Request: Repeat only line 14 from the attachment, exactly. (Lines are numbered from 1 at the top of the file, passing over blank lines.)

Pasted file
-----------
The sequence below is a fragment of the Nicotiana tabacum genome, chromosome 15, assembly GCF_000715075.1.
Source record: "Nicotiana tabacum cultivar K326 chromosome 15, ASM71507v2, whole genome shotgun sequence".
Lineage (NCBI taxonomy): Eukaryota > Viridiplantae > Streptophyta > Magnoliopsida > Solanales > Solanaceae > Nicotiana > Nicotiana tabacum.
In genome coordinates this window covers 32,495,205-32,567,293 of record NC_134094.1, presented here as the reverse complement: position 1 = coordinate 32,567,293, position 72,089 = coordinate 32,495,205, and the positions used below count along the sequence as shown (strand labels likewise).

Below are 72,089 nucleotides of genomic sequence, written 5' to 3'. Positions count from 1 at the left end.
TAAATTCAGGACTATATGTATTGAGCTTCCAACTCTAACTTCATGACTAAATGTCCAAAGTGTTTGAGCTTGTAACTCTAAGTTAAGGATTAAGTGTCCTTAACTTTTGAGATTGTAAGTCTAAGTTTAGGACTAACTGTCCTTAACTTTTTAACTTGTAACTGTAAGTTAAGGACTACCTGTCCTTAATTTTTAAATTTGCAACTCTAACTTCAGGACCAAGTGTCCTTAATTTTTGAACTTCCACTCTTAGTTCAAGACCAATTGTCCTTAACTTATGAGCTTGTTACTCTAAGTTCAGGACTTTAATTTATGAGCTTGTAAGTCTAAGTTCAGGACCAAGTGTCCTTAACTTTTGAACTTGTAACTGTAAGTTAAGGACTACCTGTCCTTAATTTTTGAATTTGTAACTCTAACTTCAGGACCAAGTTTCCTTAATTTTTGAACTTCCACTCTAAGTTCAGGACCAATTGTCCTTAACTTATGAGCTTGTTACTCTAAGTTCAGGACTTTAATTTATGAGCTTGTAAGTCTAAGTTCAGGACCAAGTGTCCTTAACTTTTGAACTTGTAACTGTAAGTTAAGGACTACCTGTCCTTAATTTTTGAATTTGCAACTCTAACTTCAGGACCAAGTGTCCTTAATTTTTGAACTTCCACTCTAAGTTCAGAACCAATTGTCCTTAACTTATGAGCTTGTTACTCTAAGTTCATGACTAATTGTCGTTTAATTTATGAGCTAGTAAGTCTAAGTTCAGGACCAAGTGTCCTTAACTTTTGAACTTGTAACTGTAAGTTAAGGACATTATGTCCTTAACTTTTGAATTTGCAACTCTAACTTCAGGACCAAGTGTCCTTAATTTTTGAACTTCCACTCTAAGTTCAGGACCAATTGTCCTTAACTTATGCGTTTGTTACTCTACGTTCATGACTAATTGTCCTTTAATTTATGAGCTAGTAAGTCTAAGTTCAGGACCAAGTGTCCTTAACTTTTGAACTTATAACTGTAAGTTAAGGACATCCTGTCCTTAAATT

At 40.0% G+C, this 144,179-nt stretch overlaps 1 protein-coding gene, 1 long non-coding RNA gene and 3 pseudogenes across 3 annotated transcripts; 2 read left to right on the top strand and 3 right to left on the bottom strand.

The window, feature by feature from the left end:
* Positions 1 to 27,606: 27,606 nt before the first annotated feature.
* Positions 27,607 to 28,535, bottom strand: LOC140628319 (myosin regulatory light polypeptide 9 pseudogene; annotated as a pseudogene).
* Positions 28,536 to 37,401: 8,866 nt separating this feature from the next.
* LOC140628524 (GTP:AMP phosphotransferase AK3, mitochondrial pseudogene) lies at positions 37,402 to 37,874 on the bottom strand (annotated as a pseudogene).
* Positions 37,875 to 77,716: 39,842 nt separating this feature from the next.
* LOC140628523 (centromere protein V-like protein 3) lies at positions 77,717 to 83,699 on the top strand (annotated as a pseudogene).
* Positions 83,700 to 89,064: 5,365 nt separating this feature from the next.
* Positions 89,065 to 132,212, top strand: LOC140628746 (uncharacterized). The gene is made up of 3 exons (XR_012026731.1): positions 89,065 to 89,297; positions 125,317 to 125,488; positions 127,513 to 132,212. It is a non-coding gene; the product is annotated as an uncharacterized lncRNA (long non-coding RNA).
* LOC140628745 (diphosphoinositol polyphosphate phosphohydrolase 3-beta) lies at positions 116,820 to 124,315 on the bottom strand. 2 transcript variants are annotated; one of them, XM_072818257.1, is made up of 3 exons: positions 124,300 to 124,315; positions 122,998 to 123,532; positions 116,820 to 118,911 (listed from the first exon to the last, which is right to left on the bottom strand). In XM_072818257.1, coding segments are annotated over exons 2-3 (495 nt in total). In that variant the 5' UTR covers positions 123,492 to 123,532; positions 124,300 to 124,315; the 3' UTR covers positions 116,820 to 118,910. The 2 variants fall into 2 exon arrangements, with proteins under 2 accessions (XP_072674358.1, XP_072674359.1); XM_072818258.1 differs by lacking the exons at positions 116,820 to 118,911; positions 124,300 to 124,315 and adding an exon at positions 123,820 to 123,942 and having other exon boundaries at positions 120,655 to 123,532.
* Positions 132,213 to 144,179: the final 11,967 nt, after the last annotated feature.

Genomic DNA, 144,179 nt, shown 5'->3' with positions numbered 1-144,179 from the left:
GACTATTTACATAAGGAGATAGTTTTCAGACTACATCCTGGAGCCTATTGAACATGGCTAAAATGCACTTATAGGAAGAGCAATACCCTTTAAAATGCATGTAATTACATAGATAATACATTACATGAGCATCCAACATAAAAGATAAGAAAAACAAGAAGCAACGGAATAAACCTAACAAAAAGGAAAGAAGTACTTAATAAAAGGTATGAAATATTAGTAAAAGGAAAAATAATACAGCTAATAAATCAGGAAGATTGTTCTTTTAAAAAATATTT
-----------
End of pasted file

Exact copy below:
* LOC140628523 (centromere protein V-like protein 3) lies at positions 77,717 to 83,699 on the top strand (annotated as a pseudogene).